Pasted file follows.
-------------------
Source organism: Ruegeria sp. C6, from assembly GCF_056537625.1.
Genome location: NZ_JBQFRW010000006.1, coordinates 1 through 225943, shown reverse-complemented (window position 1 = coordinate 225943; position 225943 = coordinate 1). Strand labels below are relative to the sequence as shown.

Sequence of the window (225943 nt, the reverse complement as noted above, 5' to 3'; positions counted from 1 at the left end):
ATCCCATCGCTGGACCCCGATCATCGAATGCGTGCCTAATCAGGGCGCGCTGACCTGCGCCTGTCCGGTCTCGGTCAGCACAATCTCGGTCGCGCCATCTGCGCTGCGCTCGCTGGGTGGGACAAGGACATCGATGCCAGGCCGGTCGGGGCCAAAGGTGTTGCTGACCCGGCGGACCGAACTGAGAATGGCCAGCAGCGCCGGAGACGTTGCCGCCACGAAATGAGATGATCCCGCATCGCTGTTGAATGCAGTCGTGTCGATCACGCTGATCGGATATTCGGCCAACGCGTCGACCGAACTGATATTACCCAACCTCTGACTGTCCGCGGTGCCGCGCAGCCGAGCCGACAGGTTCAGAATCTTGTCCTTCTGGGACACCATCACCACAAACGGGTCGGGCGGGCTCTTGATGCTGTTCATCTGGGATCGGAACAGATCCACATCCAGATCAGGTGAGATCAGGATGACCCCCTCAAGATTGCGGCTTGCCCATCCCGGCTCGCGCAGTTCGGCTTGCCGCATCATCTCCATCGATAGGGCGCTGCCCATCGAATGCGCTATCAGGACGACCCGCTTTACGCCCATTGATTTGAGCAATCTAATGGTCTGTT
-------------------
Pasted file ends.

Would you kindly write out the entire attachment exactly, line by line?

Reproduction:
Source organism: Ruegeria sp. C6, from assembly GCF_056537625.1.
Genome location: NZ_JBQFRW010000006.1, coordinates 1 through 225943, shown reverse-complemented (window position 1 = coordinate 225943; position 225943 = coordinate 1). Strand labels below are relative to the sequence as shown.

Sequence of the window (225943 nt, the reverse complement as noted above, 5' to 3'; positions counted from 1 at the left end):
ATCCCATCGCTGGACCCCGATCATCGAATGCGTGCCTAATCAGGGCGCGCTGACCTGCGCCTGTCCGGTCTCGGTCAGCACAATCTCGGTCGCGCCATCTGCGCTGCGCTCGCTGGGTGGGACAAGGACATCGATGCCAGGCCGGTCGGGGCCAAAGGTGTTGCTGACCCGGCGGACCGAACTGAGAATGGCCAGCAGCGCCGGAGACGTTGCCGCCACGAAATGAGATGATCCCGCATCGCTGTTGAATGCAGTCGTGTCGATCACGCTGATCGGATATTCGGCCAACGCGTCGACCGAACTGATATTACCCAACCTCTGACTGTCCGCGGTGCCGCGCAGCCGAGCCGACAGGTTCAGAATCTTGTCCTTCTGGGACACCATCACCACAAACGGGTCGGGCGGGCTCTTGATGCTGTTCATCTGGGATCGGAACAGATCCACATCCAGATCAGGTGAGATCAGGATGACCCCCTCAAGATTGCGGCTTGCCCATCCCGGCTCGCGCAGTTCGGCTTGCCGCATCATCTCCATCGATAGGGCGCTGCCCATCGAATGCGCTATCAGGACGACCCGCTTTACGCCCATTGATTTGAGCAATCTAATGGTCTGTT